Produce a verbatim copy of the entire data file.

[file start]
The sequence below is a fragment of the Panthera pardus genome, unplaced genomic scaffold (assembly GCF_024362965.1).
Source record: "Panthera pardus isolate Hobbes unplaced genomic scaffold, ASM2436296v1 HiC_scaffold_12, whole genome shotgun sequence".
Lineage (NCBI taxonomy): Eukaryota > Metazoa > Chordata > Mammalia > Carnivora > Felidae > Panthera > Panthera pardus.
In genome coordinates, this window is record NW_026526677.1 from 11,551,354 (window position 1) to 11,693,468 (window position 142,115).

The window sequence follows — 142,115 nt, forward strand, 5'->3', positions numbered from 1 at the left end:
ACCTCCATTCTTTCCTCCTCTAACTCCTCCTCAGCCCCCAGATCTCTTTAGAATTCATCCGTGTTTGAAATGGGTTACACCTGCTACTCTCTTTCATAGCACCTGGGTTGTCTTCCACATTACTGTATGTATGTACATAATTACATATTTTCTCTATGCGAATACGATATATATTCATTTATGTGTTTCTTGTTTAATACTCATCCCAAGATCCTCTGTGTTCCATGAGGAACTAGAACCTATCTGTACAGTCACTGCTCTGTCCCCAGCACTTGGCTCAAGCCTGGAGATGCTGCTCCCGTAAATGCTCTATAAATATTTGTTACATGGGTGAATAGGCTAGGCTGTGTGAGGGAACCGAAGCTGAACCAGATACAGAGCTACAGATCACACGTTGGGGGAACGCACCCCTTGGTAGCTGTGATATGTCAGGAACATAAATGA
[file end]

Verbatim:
The sequence below is a fragment of the Panthera pardus genome, unplaced genomic scaffold (assembly GCF_024362965.1).
Source record: "Panthera pardus isolate Hobbes unplaced genomic scaffold, ASM2436296v1 HiC_scaffold_12, whole genome shotgun sequence".
Lineage (NCBI taxonomy): Eukaryota > Metazoa > Chordata > Mammalia > Carnivora > Felidae > Panthera > Panthera pardus.
In genome coordinates, this window is record NW_026526677.1 from 11,551,354 (window position 1) to 11,693,468 (window position 142,115).

The window sequence follows — 142,115 nt, forward strand, 5'->3', positions numbered from 1 at the left end:
ACCTCCATTCTTTCCTCCTCTAACTCCTCCTCAGCCCCCAGATCTCTTTAGAATTCATCCGTGTTTGAAATGGGTTACACCTGCTACTCTCTTTCATAGCACCTGGGTTGTCTTCCACATTACTGTATGTATGTACATAATTACATATTTTCTCTATGCGAATACGATATATATTCATTTATGTGTTTCTTGTTTAATACTCATCCCAAGATCCTCTGTGTTCCATGAGGAACTAGAACCTATCTGTACAGTCACTGCTCTGTCCCCAGCACTTGGCTCAAGCCTGGAGATGCTGCTCCCGTAAATGCTCTATAAATATTTGTTACATGGGTGAATAGGCTAGGCTGTGTGAGGGAACCGAAGCTGAACCAGATACAGAGCTACAGATCACACGTTGGGGGAACGCACCCCTTGGTAGCTGTGATATGTCAGGAACATAAATGA